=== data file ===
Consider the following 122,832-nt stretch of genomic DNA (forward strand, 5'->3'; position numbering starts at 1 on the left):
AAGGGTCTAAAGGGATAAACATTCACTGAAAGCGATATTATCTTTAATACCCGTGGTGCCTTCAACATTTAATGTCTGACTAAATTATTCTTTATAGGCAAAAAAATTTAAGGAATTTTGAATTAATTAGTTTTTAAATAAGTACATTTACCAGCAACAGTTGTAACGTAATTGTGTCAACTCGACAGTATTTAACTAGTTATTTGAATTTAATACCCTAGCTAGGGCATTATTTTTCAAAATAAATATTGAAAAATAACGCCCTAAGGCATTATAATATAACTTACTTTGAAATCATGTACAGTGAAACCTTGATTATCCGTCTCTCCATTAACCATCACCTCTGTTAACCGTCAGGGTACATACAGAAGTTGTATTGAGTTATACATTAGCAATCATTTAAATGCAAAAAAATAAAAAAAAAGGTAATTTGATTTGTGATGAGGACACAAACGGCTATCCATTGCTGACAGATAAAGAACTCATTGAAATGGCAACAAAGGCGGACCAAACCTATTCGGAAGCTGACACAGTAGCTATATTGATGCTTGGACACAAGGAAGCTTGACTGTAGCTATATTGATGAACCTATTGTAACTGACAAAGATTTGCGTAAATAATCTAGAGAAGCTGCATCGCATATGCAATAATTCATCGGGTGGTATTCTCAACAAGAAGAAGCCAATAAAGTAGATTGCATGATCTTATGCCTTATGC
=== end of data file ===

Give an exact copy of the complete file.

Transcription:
Consider the following 122,832-nt stretch of genomic DNA (forward strand, 5'->3'; position numbering starts at 1 on the left):
AAGGGTCTAAAGGGATAAACATTCACTGAAAGCGATATTATCTTTAATACCCGTGGTGCCTTCAACATTTAATGTCTGACTAAATTATTCTTTATAGGCAAAAAAATTTAAGGAATTTTGAATTAATTAGTTTTTAAATAAGTACATTTACCAGCAACAGTTGTAACGTAATTGTGTCAACTCGACAGTATTTAACTAGTTATTTGAATTTAATACCCTAGCTAGGGCATTATTTTTCAAAATAAATATTGAAAAATAACGCCCTAAGGCATTATAATATAACTTACTTTGAAATCATGTACAGTGAAACCTTGATTATCCGTCTCTCCATTAACCATCACCTCTGTTAACCGTCAGGGTACATACAGAAGTTGTATTGAGTTATACATTAGCAATCATTTAAATGCAAAAAAATAAAAAAAAAGGTAATTTGATTTGTGATGAGGACACAAACGGCTATCCATTGCTGACAGATAAAGAACTCATTGAAATGGCAACAAAGGCGGACCAAACCTATTCGGAAGCTGACACAGTAGCTATATTGATGCTTGGACACAAGGAAGCTTGACTGTAGCTATATTGATGAACCTATTGTAACTGACAAAGATTTGCGTAAATAATCTAGAGAAGCTGCATCGCATATGCAATAATTCATCGGGTGGTATTCTCAACAAGAAGAAGCCAATAAAGTAGATTGCATGATCTTATGCCTTATGC